The Oracle of Omaha, Warren Buffett, turned an initial bankroll of $10,000 into a multibillion-dollar conglomerate. Shelby Davis began with $50,000, and he amassed a $900 million fortune. These inspiring stories give us all hope that we'll be able to achieve our own financial dreams. But what if you don't have $50,000, or $10,000, or even $5,000 to get started?

Fear not, Fool -- you aren't doomed to penury and misery. You don't need a trust fund as big as Trouble's to start securing your financial future. Just follow these four simple steps:

Start today!

  • Invest regularly. Every month, put away $250, $100, even $50.
  • Look to the stock market for your best hope of realizing your dreams.
  • Seek undervalued small-cap stocks for your greatest returns.

Why small caps?
Small caps offer the greatest potential for market-beating returns. Institutions tend to ignore these tiny stocks, and analysts don't cover them. By the time anyone realizes they're there, they've already grown and appreciated in price. To find these future giants, we'll screen for stocks with:

  • Market values less than $2.5 billion, to qualify as a small cap
  • Share prices above $5, to weed out penny stocks
  • An earnings surprise of 20% or more last quarter
  • The prospect of growing earnings at least 20% annually for the next five years, according to analysts.

We'll filter our findings through the collective investing wisdom of the more than 95,000 professional and novice investors in our Motley Fool CAPS community. If the best and brightest CAPS players think these stocks hold potential, then we ought to take notice, too.

Here are some of the stocks this simple screen found:


Market Cap

Share Price

Earnings Surprise

5-Yr Growth Est.

CAPS Rating

G-III Apparel (Nasdaq: GIII)

$228.1 million





Marchex (Nasdaq: MCHX)

$410.5 million





Idenix Pharmaceuticals (Nasdaq: IDIX)

$341.1 million





Lindsay (NYSE: LNN)

$1.28 billion





Spreadtrum Communications (Nasdaq: SPRD)

$358.4 million





Screen results courtesy of MSN MoneyCentral; data courtesy of Yahoo!; CAPS ratings courtesy Motley Fool CAPS.

Of course, this is not a list of stocks to buy. This is a starting point for more research. We need to look more closely at these companies to see if analysts' faith in them is well-founded, but we've got the CAPS community helping us here, and starting with their favorites would be a good place to begin.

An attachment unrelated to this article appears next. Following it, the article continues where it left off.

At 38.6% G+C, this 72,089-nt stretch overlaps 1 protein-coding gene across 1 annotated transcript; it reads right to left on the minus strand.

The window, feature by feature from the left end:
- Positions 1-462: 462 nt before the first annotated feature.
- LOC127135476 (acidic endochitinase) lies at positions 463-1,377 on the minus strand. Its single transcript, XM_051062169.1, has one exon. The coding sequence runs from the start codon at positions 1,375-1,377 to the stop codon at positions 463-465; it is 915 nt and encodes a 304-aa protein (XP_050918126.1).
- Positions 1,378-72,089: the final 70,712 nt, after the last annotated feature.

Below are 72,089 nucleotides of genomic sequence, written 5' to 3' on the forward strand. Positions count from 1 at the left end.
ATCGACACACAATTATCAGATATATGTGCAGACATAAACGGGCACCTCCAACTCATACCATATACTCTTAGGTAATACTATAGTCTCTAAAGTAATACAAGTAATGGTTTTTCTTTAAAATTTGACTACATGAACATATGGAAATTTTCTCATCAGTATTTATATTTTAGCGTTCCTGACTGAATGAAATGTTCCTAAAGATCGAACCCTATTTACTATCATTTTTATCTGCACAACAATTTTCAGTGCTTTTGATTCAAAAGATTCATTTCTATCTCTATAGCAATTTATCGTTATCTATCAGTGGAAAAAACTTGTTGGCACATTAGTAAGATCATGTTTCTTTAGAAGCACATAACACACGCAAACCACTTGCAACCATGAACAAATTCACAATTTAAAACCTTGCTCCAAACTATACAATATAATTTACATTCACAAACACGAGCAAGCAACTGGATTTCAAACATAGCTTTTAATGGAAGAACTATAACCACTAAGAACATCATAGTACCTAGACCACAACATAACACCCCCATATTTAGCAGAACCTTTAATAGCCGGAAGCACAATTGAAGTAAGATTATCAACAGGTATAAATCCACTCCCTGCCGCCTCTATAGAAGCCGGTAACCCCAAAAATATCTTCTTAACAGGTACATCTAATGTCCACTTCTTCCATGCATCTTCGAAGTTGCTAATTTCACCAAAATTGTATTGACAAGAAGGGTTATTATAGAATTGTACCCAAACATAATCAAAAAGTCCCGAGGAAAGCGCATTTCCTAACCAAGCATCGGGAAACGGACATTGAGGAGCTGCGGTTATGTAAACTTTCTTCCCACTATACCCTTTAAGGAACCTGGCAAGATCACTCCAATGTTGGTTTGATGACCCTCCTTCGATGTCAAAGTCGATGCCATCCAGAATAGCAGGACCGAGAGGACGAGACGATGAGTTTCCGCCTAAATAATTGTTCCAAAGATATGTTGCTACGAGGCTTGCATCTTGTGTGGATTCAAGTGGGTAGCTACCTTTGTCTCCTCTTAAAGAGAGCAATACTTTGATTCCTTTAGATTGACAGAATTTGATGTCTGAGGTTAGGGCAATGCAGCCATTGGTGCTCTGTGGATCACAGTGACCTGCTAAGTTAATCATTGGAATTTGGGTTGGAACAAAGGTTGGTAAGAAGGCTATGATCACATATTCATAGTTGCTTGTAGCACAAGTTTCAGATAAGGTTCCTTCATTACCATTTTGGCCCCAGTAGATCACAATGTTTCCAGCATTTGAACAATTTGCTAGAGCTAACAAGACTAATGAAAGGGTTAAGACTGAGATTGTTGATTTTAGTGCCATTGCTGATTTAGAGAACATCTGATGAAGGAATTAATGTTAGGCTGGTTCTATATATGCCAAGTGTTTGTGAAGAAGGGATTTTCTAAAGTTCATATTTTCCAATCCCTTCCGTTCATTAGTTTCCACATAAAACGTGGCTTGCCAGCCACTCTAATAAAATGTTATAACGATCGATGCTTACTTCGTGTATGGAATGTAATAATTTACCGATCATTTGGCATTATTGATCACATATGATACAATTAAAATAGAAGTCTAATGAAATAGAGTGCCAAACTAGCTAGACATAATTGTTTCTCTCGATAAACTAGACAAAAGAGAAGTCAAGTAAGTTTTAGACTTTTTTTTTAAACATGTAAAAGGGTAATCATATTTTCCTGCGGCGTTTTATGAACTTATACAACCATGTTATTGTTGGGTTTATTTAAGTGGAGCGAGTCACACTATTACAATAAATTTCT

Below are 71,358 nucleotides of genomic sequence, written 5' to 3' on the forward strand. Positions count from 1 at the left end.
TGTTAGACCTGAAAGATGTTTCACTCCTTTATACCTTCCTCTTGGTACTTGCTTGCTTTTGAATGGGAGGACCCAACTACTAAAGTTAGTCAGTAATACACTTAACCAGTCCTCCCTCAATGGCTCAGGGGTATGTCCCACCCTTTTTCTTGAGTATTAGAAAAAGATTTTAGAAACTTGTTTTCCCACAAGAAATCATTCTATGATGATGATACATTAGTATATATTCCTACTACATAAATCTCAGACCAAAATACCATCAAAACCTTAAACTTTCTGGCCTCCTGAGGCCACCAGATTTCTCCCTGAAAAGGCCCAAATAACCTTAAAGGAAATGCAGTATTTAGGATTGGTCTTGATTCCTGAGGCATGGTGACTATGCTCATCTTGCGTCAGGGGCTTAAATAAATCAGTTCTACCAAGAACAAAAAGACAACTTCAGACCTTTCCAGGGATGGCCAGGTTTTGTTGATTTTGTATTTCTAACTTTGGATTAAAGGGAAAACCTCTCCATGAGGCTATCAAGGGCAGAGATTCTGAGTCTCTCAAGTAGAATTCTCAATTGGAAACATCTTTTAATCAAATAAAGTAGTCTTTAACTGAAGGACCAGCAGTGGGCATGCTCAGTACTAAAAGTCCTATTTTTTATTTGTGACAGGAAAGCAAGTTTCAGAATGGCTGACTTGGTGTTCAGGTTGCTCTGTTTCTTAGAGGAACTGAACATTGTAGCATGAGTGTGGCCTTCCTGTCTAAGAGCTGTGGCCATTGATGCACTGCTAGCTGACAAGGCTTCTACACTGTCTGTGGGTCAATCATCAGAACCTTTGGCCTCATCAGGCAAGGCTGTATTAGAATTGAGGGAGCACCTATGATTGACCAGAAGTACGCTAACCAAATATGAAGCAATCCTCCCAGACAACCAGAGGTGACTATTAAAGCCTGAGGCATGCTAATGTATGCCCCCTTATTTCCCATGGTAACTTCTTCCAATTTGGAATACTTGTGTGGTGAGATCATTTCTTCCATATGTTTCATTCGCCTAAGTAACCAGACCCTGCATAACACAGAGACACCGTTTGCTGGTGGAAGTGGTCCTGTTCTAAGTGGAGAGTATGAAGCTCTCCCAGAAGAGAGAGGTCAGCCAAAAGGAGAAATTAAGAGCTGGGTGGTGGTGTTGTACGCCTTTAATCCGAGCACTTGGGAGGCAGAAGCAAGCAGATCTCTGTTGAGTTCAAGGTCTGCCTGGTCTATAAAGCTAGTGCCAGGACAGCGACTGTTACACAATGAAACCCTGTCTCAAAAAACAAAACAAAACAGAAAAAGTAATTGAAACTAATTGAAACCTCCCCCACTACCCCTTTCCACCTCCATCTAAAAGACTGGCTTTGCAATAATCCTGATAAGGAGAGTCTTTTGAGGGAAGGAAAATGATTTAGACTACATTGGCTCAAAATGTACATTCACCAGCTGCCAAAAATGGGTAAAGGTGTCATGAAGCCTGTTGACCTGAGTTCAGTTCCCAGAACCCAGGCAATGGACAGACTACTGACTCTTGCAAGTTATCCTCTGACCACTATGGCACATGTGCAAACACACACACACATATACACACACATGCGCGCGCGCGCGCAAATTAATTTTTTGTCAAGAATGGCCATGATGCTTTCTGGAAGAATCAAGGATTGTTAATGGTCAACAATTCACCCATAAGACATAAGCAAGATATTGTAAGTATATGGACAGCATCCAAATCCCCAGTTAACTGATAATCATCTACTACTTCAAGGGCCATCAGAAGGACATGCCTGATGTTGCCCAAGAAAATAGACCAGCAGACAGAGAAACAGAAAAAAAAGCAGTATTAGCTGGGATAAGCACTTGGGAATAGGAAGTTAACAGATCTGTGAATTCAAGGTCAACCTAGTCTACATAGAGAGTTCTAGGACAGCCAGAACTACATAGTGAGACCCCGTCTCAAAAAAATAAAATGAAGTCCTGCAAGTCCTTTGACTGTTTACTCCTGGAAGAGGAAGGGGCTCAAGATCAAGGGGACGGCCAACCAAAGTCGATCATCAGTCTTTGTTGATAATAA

Shoring up revenues
Fabless semiconductor maker Spreadtrum has the potential to dial up big profits if the wireless market in China rings in the growth that everyone seems to be anticipating. It designs chips used for cellular communications standards such as GRPS, GSM, and for the upcoming 3G phones. The prospects look even more robust if more manufacturing moves overseas and if the Chinese government continues to heavily subsidize its TD-SCDMA standard. China Mobile (NYSE: CHL), for example, will be launching its TD-SCDMA handsets by giving away 20,000 to select customers.

Although the home-grown standard has been beset by problems, CAPS investors like Budsworth feel the Chinese government may end up "protecting their own," particularly if it means overall success for something it has put its stamp of approval on.

I believe over the next two years this stock will bring in some nice returns. Way under priced, great deal in this sector. With the expansion of 3G in China creating a large ever expanding market. Reorganization of management should breath some new energy into this company; one of China's largest chipset designers and manufacturers. The Chinese government has a way of protecting their own. The competition (Mediatek) might bruise them a little, but there is plenty of room for two successful players in this game. May be a bit of speculation on my part, but I believe it will pan out and show some nice returns.

Foolish final thoughts
Academics will tell you that individual investors have little chance of beating the stock market. They say the Warren Buffetts, Shelby Davises, and Peter Lynches are the exceptions to the rule. We at The Motley Fool don't agree. Stock investing isn't brain surgery. Finding good, undervalued companies is not as difficult as the professionals want you to think.

It is possible to make a more comfortable retirement for yourself, even if you have little money to start with or are starting late in life. It is possible to turn $100 into $1 million. You just have to commit: Do it now, and do it regularly. No amount is too small. Let's get started. There's no time to lose!

You'll find it prosperous to get 30 days of free stock picks by starting a trial subscription to any of The Motley Fool's investment services.

Fool contributor Rich Duprey does not have a financial position in any of the stocks mentioned in this article. You can see his holdings here. The Motley Fool has a disclosure policy.